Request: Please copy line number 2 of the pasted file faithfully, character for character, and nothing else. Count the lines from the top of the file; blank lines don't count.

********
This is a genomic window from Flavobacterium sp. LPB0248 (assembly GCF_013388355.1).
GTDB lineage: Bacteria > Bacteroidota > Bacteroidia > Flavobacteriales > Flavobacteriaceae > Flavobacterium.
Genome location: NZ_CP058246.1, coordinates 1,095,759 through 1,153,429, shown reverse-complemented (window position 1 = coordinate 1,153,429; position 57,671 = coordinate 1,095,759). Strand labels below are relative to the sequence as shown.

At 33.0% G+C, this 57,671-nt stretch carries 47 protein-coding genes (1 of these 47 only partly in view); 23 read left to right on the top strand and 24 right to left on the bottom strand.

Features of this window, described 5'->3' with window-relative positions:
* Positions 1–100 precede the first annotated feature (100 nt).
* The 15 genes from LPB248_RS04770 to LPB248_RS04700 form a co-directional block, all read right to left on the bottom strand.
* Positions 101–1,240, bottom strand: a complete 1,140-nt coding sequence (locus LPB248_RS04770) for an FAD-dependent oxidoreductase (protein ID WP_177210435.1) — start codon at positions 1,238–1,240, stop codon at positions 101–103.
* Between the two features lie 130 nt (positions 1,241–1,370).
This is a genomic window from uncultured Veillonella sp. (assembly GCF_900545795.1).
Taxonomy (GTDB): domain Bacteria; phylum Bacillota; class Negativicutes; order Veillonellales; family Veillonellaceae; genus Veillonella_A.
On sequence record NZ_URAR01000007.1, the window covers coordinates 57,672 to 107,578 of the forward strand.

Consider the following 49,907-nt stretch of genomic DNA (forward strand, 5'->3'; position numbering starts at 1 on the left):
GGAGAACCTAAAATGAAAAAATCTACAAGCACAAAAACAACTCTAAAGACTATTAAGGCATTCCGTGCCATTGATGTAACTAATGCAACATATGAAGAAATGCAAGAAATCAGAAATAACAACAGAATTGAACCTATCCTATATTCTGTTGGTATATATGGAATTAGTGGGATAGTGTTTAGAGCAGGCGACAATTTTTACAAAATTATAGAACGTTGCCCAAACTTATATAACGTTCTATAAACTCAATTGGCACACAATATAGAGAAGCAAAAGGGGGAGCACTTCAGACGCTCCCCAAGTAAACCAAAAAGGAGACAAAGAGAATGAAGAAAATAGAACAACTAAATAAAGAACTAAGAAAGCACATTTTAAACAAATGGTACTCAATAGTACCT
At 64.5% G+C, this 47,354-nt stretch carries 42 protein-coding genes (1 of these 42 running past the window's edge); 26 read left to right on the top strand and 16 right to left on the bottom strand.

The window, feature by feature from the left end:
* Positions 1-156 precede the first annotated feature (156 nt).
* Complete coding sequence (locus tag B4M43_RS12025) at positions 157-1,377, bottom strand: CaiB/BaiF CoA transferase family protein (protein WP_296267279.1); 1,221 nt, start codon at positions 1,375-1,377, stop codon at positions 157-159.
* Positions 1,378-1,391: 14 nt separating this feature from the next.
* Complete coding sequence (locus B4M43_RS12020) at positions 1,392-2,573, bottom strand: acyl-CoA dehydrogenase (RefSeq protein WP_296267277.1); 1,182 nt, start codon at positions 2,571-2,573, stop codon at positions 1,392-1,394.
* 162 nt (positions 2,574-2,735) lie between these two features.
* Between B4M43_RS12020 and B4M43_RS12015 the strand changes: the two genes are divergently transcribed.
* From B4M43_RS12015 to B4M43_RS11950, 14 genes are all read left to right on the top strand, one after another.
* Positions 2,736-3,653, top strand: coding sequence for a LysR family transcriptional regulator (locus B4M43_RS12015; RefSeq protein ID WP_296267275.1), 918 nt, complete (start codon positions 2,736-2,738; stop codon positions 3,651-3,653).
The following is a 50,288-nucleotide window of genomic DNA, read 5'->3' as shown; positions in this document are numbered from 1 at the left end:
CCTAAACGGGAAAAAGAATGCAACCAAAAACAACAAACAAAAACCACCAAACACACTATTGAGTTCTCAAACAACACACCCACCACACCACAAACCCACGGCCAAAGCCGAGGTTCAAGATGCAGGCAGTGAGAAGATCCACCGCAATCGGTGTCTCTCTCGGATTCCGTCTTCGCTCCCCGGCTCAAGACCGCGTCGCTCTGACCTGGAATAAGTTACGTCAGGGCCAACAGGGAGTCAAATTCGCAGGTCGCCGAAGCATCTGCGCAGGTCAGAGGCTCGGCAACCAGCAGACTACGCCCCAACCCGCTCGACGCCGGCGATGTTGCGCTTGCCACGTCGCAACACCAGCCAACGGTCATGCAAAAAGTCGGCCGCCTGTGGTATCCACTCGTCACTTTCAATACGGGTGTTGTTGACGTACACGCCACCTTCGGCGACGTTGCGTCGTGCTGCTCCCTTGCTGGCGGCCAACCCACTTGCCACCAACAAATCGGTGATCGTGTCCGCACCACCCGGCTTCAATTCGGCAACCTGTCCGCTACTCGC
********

GTDB lineage: Bacteria > Bacteroidota > Bacteroidia > Flavobacteriales > Flavobacteriaceae > Flavobacterium.